Stabbing Toward a Mathematical Formalization of Euryphysics

This post attempts to summarize many of the themes in the prior posts into something at least pointing in the direction of a coherent formal model of the Eurycosm, and tries to address the emergence of something like quantum theory from this Eurycosmic model.

Eurycosm as a Process/Program/Proposition Space

As  conceptual experiment, let us provisionally (and, to be sure, partially) model the Eurycosm – from the perspective of a particular observer – as a multiset of processes.   (A “multiset” means that some processes may occur with a greater count, or density, or weight, or whatever than others…)

Let us assume that these processes form a non-foundational set, i.e. each process takes some other process as input and gives some other process as output, and this network of process I/O can form a graph with cycles.

So far this is quite general could be considered a sort of modern mathematical formulation of Whiteheadian philosophy (Whitehead, 1929).   But it’s also interesting to get more specific…   

Let us focus for now on processes that can be formalized as a program in some language; and we may as well make this a typed language.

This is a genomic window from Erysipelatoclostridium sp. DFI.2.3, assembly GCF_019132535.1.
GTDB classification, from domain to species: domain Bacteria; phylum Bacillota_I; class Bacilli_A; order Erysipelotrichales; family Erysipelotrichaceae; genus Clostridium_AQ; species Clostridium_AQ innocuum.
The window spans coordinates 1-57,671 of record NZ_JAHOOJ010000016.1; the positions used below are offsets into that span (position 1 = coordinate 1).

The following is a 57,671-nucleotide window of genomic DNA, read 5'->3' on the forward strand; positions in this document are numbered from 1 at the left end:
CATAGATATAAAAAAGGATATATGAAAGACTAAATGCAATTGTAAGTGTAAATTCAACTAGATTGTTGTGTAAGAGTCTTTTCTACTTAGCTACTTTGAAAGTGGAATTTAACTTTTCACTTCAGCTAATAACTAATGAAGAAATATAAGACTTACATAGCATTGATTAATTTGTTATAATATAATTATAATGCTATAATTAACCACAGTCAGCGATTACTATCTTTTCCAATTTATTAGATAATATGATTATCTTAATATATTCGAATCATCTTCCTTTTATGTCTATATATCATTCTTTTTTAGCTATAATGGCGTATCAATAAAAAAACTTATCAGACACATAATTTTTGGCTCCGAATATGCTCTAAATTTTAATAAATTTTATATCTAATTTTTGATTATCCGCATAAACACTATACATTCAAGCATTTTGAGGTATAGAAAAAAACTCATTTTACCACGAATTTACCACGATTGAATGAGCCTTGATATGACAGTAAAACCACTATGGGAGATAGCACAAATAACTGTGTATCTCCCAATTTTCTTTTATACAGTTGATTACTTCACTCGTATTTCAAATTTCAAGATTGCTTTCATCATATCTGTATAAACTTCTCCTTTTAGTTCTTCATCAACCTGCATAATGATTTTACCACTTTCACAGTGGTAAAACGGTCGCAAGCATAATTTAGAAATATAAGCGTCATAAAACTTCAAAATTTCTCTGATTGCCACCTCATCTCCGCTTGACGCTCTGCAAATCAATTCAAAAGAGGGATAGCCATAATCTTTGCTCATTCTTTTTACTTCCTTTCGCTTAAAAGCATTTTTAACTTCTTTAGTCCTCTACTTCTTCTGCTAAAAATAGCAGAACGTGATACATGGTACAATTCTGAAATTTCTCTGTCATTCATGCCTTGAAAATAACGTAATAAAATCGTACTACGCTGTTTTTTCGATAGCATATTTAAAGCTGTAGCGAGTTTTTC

By the Curry-Howard correspondence, a program type is isomorphic to a proposition, and a program inhabiting a type is isomorphic to a proof of that proposition.  

So from this view, we can view the Eurycosm as a set of propositions and proofs.

(Whether this view captures the WHOLE Eurycosm is an issue certainly open to discussion.   But even if “most” of the Eurycosm is uncomputable in some sense, the portion of the Eurycosm that is modelable via computable processes may also be interesting.)

Next I propose that: The propositions comprising this model of a portion of Eurycosm may be wildly contradictory to each other.

The consequences of this contradictoriness are interesting and I will unravel some of them below.   But first let us introduct pattern into this picture.

Patterns and Associated Properties

Let us assume that the observer, with respect to which these processes are being identified, has a certain (implicit or explicit) simplicity measure associated with them, so that some of these proofs and propositions are more simple and some are more complex.   From this we can derive a notion of (observer-dependent) pattern.   To wit: Given a program P that produces output O from input I, we may say that (I,P) is a pattern in O if (I,P) is simpler than O.

Now let us assume that the Eurycosm has the property that: propositions with more pattern in them, have a higher weight.   (We can call this the PPP or Pattern-Proposition Property.)

It’s interesting to note that this yields a certain form of “morphic resonance” as a consequence, because of the following reasoning.   Suppose we have two systems S1 and S2, both evolving over time, and suppose that in S1 (as compared to S2) it tends to be a little more true that when subsystems share some common pattern, they come to share more common pattern afterwards.   Then under reasonable assumptions, we can show S1 is going to have more pattern to it altogether; thus S1 will be more likely according to the PPP.